“Love does not consist of gazing at each other, but in looking together in the same direction.” ~Antoine de Saint-Exupery
The ability to see events from different perspectives is one of the most important elements of a successful relationship, whether it involves a married couple, a parent and child, or a group of nations. Warring parties are always convinced that they have right or, in some cases, God on their side. To them, every action they take is fully justified and every act the other party takes is sinister. The failure to see other people’s perspectives is in full view in Asqhar Farhadi’s brilliant A Separation, winner of the Best Foreign Film award at the Golden Globes and nominated for an Oscar in the same category. Farhadi does not ask us to choose sides but to observe how decisions made with good intentions and for the alleged benefit of others often have the opposite effect.
The film opens in a courtroom in Tehran as Simin (Leila Hatami) speaks to a judge, unseen by the camera, asking him to grant her a divorce from Nader (Peyman Moaadi) her husband of fourteen years. Simin wants to leave the country and take her 11-year-old daughter, Termeh (Sarina Farhadi), with her to seek better opportunities abroad. Nader, a bank employee, however, will not leave Iran because of his responsibility to care for his elderly father (Ali-Asghar Shahbazi) coping with Alzheimer’s disease. Even though they have been married for fourteen years, there does not seem to be any hint of compromise. Unable to obtain the divorce because the judge deems the issues not “serious” enough, the couple agrees to separate with Simin going to her mother’s house and Termeh staying with her father.
To help care for his aging father, the well-off Nader hires Razieh (Sareh Bayat), a pregnant, less affluent young woman with a four-year-old daughter. Whether or not Nader knows she is pregnant will become a contentious issue later in the film. Razieh, a devout Muslim, who has not told her husband Hodjat (Shahab Hosseini) about her employment, is conflicted when she has to change the clothes of the incontinent old man, and feels compelled to ask an Islamic authority if it would be considered a sin. Things become even worse when Nader returns from work and finds his father lying on the floor barely breathing with Razieh nowhere in sight. When Razieh returns home after she claimed she had to do an important errand, an angry Nader accuses her of stealing money and asks her to leave immediately.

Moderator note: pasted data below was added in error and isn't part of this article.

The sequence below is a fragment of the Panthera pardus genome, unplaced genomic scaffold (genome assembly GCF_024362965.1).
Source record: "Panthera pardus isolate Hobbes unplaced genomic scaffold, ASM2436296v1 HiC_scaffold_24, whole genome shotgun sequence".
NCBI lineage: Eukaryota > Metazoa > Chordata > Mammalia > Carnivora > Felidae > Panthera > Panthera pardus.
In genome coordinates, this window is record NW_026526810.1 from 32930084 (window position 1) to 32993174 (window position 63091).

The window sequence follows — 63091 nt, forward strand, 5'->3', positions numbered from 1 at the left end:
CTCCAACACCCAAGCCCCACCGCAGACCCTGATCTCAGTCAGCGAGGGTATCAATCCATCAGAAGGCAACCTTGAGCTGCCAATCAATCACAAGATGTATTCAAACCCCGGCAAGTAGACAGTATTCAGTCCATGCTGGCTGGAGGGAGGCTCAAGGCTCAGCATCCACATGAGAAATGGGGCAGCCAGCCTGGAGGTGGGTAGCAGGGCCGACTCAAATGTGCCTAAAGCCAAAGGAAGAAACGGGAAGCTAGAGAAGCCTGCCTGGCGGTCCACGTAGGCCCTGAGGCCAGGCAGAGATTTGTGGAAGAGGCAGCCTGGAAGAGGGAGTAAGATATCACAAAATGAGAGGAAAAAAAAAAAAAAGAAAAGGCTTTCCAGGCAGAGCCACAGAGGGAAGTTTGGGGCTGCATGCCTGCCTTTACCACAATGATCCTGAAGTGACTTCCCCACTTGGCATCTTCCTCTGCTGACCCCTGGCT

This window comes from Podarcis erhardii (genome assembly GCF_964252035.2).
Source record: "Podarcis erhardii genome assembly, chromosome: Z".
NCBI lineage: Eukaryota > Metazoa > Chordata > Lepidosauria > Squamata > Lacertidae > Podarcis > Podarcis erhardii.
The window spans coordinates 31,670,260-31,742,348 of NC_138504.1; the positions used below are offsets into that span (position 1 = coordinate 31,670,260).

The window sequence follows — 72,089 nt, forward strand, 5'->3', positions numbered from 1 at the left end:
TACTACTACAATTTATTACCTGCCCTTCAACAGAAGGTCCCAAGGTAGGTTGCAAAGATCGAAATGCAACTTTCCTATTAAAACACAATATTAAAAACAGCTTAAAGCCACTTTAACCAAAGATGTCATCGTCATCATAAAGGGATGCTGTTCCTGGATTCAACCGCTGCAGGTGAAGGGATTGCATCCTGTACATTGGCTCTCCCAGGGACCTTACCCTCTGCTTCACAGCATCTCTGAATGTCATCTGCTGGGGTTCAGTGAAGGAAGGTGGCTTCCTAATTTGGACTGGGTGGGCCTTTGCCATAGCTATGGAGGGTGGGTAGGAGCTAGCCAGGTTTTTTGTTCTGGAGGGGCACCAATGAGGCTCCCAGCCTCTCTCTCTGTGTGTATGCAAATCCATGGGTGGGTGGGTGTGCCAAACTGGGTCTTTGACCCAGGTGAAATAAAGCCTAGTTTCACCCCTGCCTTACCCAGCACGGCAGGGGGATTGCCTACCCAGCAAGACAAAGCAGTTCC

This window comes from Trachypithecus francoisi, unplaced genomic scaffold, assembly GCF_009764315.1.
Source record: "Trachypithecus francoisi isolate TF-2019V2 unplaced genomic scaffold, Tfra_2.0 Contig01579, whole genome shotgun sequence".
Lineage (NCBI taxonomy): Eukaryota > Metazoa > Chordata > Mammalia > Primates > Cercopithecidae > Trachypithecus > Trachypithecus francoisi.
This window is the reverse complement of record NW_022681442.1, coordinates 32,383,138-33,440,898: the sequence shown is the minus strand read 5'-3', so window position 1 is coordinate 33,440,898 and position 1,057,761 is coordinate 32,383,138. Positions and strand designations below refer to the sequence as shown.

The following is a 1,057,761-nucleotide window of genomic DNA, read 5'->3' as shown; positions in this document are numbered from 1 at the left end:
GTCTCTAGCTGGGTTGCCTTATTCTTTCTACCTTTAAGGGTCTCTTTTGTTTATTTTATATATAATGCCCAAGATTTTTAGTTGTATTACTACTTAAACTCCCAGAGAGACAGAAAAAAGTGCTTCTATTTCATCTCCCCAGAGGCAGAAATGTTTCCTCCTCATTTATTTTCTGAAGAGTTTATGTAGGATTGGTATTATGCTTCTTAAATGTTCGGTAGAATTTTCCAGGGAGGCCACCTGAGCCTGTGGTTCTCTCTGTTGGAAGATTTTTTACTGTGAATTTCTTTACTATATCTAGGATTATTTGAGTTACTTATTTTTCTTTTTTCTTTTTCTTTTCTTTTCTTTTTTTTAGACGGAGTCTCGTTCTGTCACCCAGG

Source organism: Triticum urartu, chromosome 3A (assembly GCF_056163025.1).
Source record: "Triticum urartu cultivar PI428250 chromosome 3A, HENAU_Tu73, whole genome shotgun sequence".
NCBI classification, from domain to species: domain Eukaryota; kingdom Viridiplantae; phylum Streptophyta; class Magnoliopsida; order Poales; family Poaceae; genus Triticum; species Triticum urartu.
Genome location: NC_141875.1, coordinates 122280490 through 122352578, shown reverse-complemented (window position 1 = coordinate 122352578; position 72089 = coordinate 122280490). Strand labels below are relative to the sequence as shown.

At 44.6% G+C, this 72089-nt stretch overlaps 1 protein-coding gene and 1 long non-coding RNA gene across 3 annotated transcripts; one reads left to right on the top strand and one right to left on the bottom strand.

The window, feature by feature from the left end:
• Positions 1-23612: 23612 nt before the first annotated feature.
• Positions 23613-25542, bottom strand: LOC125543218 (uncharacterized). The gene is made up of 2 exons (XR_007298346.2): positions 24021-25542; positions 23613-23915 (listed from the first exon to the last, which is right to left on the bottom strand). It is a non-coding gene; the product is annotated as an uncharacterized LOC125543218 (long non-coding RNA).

Resistant to leave, he pushes her out the front door, causing the pregnant woman to fall down the stairs. Events begin to spin out of control when Razieh has a miscarriage and her irate husband takes Nader to court for murder. As the case is presented in a preliminary hearing before a judge, the divide between the families escalates and each person is guilty of concealing the truth in order to protect themselves or a family member. A Separation may sound like a melodramatic soap opera, but it is far from it. It is a powerful, realistic, and beautifully acted drama full of constant tension and uncertainty, a film in which each person must confront the fact that the walls they have erected have not led to nurturing relationships.
While the film is not overtly political, an underlying sub-text is the depiction of a male-dominated autocratic theocracy, a political system based on force, oppression and the alienation between gender and class. Eager to enhance their daughter’s education, the couple hired Miss Ghahraii, a teacher (Merila Zare’i) from her school to come to their flat to provide coaching for her upcoming exams, but it is painfully clear to see how much more she is respected than Razieh, who stays in the kitchen during family gatherings. As the adults fight over perceived injustices, the children, as is often the case, endure the most pain, conflicted by their love and dependence on their parents and their desire for morality and justice.
While Termeh seemingly hides her pain, her face reflects the terrible burden her parents have put on her by their inability to see the world from other points of view, the kind of tragedy that has plagued mankind for centuries. As Farhadi has wisely said “What I hope is that the viewer will not know whose victory to wish for.” When responsibility, love, and sacrifice are not present, there can be no victory for anyone.
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